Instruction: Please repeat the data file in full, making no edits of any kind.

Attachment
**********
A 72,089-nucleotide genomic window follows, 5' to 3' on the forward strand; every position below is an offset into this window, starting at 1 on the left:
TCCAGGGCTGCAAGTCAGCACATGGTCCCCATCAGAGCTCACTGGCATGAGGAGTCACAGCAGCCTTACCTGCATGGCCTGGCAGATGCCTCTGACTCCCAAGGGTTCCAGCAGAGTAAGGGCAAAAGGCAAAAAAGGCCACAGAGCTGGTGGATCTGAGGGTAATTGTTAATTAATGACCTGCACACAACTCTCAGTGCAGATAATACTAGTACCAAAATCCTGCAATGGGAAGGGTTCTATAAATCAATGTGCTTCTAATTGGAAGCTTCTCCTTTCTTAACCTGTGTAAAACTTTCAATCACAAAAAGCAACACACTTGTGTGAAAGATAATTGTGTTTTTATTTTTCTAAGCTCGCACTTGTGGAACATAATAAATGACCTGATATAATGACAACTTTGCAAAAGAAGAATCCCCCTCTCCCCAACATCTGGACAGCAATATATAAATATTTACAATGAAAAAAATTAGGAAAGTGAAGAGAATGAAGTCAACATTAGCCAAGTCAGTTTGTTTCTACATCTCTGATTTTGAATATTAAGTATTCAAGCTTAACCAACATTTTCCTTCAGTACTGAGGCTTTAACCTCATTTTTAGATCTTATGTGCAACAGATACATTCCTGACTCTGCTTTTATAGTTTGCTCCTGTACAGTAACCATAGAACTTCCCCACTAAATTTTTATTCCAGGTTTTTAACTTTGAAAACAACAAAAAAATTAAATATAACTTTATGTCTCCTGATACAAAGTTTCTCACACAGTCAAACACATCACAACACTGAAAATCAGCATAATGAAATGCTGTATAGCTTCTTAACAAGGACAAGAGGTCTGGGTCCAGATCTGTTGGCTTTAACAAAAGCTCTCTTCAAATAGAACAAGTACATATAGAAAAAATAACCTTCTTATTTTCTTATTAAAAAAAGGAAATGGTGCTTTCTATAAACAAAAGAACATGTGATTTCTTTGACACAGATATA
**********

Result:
A 72,089-nucleotide genomic window follows, 5' to 3' on the forward strand; every position below is an offset into this window, starting at 1 on the left:
TCCAGGGCTGCAAGTCAGCACATGGTCCCCATCAGAGCTCACTGGCATGAGGAGTCACAGCAGCCTTACCTGCATGGCCTGGCAGATGCCTCTGACTCCCAAGGGTTCCAGCAGAGTAAGGGCAAAAGGCAAAAAAGGCCACAGAGCTGGTGGATCTGAGGGTAATTGTTAATTAATGACCTGCACACAACTCTCAGTGCAGATAATACTAGTACCAAAATCCTGCAATGGGAAGGGTTCTATAAATCAATGTGCTTCTAATTGGAAGCTTCTCCTTTCTTAACCTGTGTAAAACTTTCAATCACAAAAAGCAACACACTTGTGTGAAAGATAATTGTGTTTTTATTTTTCTAAGCTCGCACTTGTGGAACATAATAAATGACCTGATATAATGACAACTTTGCAAAAGAAGAATCCCCCTCTCCCCAACATCTGGACAGCAATATATAAATATTTACAATGAAAAAAATTAGGAAAGTGAAGAGAATGAAGTCAACATTAGCCAAGTCAGTTTGTTTCTACATCTCTGATTTTGAATATTAAGTATTCAAGCTTAACCAACATTTTCCTTCAGTACTGAGGCTTTAACCTCATTTTTAGATCTTATGTGCAACAGATACATTCCTGACTCTGCTTTTATAGTTTGCTCCTGTACAGTAACCATAGAACTTCCCCACTAAATTTTTATTCCAGGTTTTTAACTTTGAAAACAACAAAAAAATTAAATATAACTTTATGTCTCCTGATACAAAGTTTCTCACACAGTCAAACACATCACAACACTGAAAATCAGCATAATGAAATGCTGTATAGCTTCTTAACAAGGACAAGAGGTCTGGGTCCAGATCTGTTGGCTTTAACAAAAGCTCTCTTCAAATAGAACAAGTACATATAGAAAAAATAACCTTCTTATTTTCTTATTAAAAAAAGGAAATGGTGCTTTCTATAAACAAAAGAACATGTGATTTCTTTGACACAGATATA